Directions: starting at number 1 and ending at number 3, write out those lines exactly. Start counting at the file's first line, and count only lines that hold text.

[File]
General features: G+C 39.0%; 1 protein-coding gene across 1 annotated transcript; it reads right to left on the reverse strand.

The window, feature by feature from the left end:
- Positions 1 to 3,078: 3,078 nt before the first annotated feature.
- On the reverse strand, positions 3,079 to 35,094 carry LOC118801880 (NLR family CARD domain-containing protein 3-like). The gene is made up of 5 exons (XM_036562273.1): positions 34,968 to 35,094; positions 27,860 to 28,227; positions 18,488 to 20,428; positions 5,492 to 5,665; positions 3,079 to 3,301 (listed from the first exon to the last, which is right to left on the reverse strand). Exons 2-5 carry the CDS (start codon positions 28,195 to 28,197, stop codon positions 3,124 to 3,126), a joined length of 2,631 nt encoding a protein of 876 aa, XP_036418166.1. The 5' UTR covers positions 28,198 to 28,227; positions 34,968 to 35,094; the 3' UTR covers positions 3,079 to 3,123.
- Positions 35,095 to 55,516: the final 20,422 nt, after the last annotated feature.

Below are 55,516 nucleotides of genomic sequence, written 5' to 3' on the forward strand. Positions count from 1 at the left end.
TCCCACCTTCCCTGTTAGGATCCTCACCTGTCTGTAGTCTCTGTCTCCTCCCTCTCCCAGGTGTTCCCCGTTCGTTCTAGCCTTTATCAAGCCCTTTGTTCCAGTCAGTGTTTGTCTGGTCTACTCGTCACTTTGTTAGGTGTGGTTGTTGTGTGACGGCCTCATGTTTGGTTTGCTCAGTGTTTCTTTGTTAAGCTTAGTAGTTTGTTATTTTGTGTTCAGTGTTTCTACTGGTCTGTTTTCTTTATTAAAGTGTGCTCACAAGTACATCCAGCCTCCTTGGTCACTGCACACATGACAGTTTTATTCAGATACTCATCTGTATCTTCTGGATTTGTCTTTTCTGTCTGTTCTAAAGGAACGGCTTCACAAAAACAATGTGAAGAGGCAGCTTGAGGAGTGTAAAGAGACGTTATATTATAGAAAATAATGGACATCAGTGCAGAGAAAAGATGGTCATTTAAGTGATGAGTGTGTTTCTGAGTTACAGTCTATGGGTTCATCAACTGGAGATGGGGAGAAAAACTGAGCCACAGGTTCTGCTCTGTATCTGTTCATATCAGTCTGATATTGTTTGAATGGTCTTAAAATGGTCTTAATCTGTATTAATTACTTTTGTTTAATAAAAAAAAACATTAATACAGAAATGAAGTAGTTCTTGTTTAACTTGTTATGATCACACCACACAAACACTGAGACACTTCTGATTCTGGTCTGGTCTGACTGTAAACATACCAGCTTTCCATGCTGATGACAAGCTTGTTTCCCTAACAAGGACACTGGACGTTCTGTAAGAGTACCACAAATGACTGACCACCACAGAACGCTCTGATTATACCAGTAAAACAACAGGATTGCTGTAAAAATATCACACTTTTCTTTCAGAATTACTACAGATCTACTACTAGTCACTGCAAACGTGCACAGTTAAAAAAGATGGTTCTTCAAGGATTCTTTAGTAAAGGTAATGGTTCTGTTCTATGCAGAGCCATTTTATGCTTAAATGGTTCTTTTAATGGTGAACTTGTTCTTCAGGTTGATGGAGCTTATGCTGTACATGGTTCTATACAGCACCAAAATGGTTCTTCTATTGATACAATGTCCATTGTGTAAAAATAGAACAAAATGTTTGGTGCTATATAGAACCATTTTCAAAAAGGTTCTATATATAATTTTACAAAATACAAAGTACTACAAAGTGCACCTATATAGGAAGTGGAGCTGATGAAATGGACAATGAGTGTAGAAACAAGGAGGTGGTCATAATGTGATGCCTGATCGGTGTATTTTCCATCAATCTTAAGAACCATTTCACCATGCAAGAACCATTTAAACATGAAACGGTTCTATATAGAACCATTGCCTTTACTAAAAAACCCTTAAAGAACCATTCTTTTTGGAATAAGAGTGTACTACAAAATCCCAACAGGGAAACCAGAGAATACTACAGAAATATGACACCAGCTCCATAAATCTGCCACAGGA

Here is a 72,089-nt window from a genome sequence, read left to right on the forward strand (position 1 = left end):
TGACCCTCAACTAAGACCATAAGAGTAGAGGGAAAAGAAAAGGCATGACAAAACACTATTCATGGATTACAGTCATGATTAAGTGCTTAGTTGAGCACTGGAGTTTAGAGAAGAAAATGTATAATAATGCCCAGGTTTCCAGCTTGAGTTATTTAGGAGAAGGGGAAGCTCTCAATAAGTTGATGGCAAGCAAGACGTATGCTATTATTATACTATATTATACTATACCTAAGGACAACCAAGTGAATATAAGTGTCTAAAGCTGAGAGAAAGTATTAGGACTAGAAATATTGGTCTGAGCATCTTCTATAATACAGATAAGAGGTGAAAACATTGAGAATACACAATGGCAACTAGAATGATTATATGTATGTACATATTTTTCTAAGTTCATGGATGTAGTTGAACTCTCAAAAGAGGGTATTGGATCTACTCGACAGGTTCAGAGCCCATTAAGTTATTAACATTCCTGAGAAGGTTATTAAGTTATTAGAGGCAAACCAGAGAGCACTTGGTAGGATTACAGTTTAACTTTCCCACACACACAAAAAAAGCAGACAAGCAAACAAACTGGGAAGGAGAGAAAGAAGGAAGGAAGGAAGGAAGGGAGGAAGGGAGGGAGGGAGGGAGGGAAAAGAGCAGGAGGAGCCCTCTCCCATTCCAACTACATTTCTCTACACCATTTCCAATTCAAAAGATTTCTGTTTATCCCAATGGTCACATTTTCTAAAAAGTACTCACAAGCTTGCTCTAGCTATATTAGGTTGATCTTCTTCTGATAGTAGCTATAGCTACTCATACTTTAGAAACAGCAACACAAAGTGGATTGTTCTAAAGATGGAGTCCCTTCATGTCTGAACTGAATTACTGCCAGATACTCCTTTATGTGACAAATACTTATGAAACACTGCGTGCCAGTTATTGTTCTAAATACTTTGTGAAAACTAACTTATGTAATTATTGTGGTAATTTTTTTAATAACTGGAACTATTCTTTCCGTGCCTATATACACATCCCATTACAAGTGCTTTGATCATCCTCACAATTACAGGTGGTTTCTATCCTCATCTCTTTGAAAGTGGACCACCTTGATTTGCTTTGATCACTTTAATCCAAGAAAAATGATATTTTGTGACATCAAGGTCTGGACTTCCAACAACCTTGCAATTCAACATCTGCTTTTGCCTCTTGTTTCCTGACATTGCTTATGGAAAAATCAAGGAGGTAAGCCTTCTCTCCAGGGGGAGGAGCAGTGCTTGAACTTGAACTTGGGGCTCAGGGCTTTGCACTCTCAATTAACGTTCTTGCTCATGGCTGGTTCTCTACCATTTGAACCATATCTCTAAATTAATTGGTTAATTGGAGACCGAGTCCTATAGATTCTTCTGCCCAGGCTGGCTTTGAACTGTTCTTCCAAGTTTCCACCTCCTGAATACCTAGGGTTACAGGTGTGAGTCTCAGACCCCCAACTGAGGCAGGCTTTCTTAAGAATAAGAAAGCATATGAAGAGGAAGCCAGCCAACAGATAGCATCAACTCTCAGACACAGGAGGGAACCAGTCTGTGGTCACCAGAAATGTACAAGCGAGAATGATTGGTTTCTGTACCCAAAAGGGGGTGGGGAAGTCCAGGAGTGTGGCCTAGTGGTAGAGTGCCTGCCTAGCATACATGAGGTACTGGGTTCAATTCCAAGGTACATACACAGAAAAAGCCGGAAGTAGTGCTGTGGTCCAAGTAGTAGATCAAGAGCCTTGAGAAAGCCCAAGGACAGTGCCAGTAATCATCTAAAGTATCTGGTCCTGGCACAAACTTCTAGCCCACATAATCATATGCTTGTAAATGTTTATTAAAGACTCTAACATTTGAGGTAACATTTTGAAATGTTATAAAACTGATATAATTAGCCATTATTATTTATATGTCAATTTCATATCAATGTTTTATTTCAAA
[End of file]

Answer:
General features: G+C 39.0%; 1 protein-coding gene across 1 annotated transcript; it reads right to left on the reverse strand.

The window, feature by feature from the left end:
- Positions 1 to 3,078: 3,078 nt before the first annotated feature.